By Gisela Steyn - B.Optom UJ(SA) CAS(SA)
A cataract is a clouding / opacification of the natural intraocular crystalline lens that focuses the light entering the eye onto the retina (the back of the eye). This cloudiness can cause a decrease in vision and may lead to eventual blindness if left untreated. Cataracts often develop slowly and painlessly, so vision and lifestyle can be affected without a person realizing it.
Cataracts are the number one cause of preventable blindness worldwide.
1. Nuclear sclerosis is the yellowing and hardening of the central portion of the crystalline lens and it occurs slowly over years. As the core of the lens hardens, it often causes the lens to increase the refractive power and causes nearsightedness. This type of cataract can also affect contrast and colours.
2. Cortical cataracts occur when the portion of lens fibers surrounding the nucleus become opacified. The impact on vision is related to how close the opacities are to the center of the visual axis and their impact can vary greatly. Progression is variable with some progressing over years and others in months. The most common symptom from cortical cataracts is glare, especially from headlights while night driving.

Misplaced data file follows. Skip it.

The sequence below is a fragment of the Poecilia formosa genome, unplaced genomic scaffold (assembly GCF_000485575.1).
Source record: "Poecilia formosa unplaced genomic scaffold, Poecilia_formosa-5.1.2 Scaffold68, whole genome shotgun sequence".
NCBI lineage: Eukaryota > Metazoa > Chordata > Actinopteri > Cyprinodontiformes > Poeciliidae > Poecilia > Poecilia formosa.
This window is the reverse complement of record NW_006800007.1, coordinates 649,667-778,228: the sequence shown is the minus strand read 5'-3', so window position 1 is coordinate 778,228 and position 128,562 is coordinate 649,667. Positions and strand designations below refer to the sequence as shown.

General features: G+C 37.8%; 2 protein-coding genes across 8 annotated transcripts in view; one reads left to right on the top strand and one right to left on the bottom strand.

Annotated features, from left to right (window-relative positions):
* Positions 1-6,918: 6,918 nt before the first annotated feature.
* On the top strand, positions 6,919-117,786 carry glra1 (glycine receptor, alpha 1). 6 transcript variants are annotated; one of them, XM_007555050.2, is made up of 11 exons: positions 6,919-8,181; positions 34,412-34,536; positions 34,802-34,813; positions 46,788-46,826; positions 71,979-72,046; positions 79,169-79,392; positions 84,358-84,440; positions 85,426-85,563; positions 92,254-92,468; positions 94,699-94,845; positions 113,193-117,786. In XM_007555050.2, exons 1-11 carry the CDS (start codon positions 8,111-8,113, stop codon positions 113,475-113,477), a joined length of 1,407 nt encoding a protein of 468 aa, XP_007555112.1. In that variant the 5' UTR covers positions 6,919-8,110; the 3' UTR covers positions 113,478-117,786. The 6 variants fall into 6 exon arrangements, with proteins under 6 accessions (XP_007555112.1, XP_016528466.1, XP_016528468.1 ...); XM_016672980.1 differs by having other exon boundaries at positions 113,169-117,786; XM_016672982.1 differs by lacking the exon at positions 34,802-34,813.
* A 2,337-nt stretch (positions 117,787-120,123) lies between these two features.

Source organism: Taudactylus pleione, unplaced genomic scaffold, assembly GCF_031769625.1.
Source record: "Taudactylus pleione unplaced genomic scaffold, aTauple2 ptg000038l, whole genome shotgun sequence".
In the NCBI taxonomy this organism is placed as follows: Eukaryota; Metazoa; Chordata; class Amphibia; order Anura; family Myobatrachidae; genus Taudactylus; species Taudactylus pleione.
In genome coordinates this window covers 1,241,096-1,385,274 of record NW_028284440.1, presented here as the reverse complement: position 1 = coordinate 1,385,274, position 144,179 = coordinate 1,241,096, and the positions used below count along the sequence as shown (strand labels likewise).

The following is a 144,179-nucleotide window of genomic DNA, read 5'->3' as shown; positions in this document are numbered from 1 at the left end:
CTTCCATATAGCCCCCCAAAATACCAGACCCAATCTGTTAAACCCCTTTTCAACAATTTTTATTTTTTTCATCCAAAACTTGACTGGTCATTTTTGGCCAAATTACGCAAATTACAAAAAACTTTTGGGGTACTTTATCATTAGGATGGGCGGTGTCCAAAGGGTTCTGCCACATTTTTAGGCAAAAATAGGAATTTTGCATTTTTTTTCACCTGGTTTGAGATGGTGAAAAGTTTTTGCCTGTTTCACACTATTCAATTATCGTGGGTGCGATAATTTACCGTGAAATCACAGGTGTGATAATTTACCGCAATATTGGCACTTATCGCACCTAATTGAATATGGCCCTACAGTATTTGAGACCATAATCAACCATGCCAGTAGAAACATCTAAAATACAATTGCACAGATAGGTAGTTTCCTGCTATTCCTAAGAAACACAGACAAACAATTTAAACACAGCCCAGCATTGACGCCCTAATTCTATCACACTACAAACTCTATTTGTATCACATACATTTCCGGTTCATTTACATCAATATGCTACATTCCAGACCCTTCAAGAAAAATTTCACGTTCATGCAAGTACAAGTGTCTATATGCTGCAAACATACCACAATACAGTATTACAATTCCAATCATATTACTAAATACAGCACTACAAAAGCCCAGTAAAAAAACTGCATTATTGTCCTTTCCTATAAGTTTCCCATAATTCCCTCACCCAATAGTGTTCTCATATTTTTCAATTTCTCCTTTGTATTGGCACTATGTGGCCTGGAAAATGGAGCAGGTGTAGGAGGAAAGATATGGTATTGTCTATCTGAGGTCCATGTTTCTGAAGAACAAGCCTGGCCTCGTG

3. Posterior subcapsular cataracts (PSC) are opacities located in the most posterior cortical layer, directly under the lens capsule. Progression is variable but tends to occur more rapidly than in nuclear sclerosis. Symptoms are glare, difficulty seeing in bright light, and near vision is often more affected than distance.
4. Anterior subcapsular cataracts can develop idiopathically, may be secondary to trauma, or may be iatrogenic
5. Diabetic cataract has a snowflake appearance, these cataracts progress rapidly and the entire lens becomes intumescent and white.
6. A traumatic cataract can occur following both blunt and penetrating eye injuries as well as after electrocution, chemical burns, and exposure to radiation
7. Congenital cataracts may occur in one or both eyes and can be associated to systemic diseases.
8. Polychromatic / "Christmas Tree" cataract, these consist of highly reflective, iridescent corneal crystals of various colors.
Is there a treatment?
There is no medical treatment to prevent the development or progression of cataracts. Modern cataract surgery, which is the removal of the cloudy lens and implantation of a clear intraocular lens (IOL), is the only definitive treatment for cataracts.